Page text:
Sometimes God uses painful lessons as a reminder for me to slow down. Although I seem to forget, He never does, I’ve got 60 in the headlights and this is one reason I can’t do as much as I could do when we moved to the farm back in ’95.
Well, do ya think?! Yeah, it constantly
catches me off guard surprises me as well. -smile-
I’m taking an e-class called Blogging Your Way and it’s been good for me, very good. At first, I thought it was light years away from how I live even though there are some similarities. Holly, at Decor8, is a Southern gal married to a nice German fellow and now living in Germany so we have the Southern and female thing in common. Her blog focuses on home decoration, has lush photographs and seems to have a lot of pink and frilly. I am so not pink and frilly -smile- nor do I focus on decorating our home although I’m beginning to use a lot of the antiquities, textiles, rugs, etc. we’ve picked up in our travels to display in our home; blog entry on those to come later.
Holly has given us lots of homework, which works for me, as I like to engage my mind as much as I enjoy working with my hands. I’ve been taking photos that are
unusual out of the ordinary for me. There are close-ups, which I rarely do as the eye candy around this farm speaks volumes; I love the broad, sweeping vistas and find them soothing, comfortable and a balm in Gilead, so to speak.
One of our assignments was to make a floral display. I do this with great regularity but, usually, find my flowers alongside the road. Dave, Abigail and I went on a forty minute Ranger ride so I could collect whatever I found. There’s a bit of tickseed, flox, Queen Anne’s lace, rag weed, poke berry, milk weed and other flowers whose names I don’t know.
I’m sure most, if not all, of class participants bought flowers but I’m not traveling thirty plus miles, round trip, and across two mountains, one way, to buy flowers. Dave has taught me well and before starting the vehicle, I estimate how much the trip will cost me both in time, labor and vehicle cost. A ten dollar, US, bunch of flowers would, easily, cost three times that had I crossed the mountains. Very rarely do I make a trip with one errand in mind. Very rarely.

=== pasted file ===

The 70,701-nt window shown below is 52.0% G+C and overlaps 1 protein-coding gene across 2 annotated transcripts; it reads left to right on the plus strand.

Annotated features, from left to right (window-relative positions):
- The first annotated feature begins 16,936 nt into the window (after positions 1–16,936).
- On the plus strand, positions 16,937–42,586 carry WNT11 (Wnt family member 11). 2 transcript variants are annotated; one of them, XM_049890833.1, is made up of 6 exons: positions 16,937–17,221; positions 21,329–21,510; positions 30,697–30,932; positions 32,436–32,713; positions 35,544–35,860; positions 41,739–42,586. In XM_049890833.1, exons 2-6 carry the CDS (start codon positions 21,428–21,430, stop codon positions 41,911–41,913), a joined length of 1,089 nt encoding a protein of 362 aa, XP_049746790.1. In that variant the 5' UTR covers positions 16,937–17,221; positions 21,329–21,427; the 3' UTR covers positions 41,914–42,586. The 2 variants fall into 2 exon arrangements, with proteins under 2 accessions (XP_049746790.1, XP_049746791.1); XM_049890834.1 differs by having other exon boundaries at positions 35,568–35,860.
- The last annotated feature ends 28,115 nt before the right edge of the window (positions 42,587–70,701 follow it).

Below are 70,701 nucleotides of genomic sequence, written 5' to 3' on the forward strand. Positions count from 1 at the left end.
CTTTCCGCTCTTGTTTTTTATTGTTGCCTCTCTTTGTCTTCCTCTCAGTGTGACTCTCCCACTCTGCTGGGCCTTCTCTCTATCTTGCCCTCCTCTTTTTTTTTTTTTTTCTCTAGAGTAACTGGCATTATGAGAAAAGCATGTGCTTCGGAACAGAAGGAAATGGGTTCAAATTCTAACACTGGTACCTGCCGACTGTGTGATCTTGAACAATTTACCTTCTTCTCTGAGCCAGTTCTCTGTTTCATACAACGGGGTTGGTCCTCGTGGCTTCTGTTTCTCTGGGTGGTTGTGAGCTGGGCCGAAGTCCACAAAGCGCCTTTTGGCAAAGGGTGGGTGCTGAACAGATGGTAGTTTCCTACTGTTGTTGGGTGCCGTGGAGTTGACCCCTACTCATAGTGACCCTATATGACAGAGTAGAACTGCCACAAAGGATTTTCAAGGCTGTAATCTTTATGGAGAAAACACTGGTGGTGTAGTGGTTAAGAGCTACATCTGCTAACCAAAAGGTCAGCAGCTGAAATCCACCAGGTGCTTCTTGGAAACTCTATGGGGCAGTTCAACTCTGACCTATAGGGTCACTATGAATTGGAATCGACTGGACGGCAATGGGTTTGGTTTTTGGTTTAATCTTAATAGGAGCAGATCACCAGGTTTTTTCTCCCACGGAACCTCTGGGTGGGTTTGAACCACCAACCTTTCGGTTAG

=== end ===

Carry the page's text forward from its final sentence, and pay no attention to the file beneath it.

This photograph is interesting to me and one of my close-ups. I can see I need to work harder on my close-up photography -wry grin-. Around here, and probably most places, milk weed is considered a weed but I consider it food…food for monarch butterflies. The first autumn we lived here, I remember seeing, literally, thousands of monarch butterflies swarm the yard as they feasted on milk weed. Over the years, milk weed has been, systematically killed and I see fewer and fewer monarchs so I’m determined to plant a milk weed garden in the spring. I’m collecting seed pods, letting them dry and saving the seeds for spring. Go thou and do likewise, okay?
An old blue enamel coffee pitcher serves as the vessel and it was full to overflowing!
This photograph is my favorite close-up. The milk weed pods, framed by the rag weed, with the hat, pillows and hammock in the background…nice! Can’t you imagine taking a warm afternoon snooze here?
I am enjoying this class – learning, exploring, interacting and all associated with the class. It’s stretched me because I’ve allowed myself to be stretched. At first, all I could see were the differences but when I slowed down and focused, I began to see how Holly’s class can be applied to me at Thistle Cove Farm. Now, I doubt I’ll do a lot of these styled type photo sessions! It took enormous time, effort and energy and my back was aching with the effort at day’s end, but, I see how her class is helping me grow and expand my horizons.
Yesterday was another delightful day. A couple of weeks ago, Crystal came to the farm to interview me for a magazine article on knitting. We hit it off like old friends and the chin wagging commenced big time. Yesterday, we resumed chin wagging at lunch, in Bluefield, and I also did some shopping at Joann’s Fabric, The Dollar Tree and Tuesday Morning. At Joann’s Fabric, I found a yard and half of 100% wool shirting material which I’ve run through a few hot water cycles in the washer. It’s now in the dryer and will soon be ready to be ironed and cut into felted slippers that I’ll embellish. The Dollar Tree had some beautiful hand made paper and cards from Thailand and I found some quilting supplies for my quilting buddies over at Tuesday Morning. We’re two days from being three months away from Christmas and I’m feeling the pinch to get things ready. Dave and I are hosting his company Christmas party, again, and we’re both looking forward to having the house lit up with candles, carols playing in several rooms and lots of good times with good friends. Everyone who works for or is associated with the company will be invited so we’re expecting forty or fifty people to come. WOW! Thank goodness this old farmhouse is able to handle even larger crowds, especially in the warmer months when we can spill out into the yard.
“Turn the quiet up”, my post title, is from a song I heard yesterday. I’m not even sure what the rest of the song was about but “turn the quiet up” sums up Thistle Cove Farm. We have quiet in abundance yet not the quiet one would think. At all hours we’re hearing bird song, cattle lowing, sheep bleating, horses neighing, trees rustling, cicadas, frogs, dogs and cats. There’s very little man made noise unless it’s a tractor in the field or someone cutting corn; someone doing something so the rest of humanity eats.
When I stopped to check out the comfort of the hammock, I thought about turning the quiet up; rest for the soul, peace for the mind, a balm in Gilead. Does it get any better? Not on this side of the veil!
Blessings ~ road side harvest ~ milk weed ~ monarch butterflies ~ Holly ~ Blogging Your Way ~ quiet ~
Grace and Peace,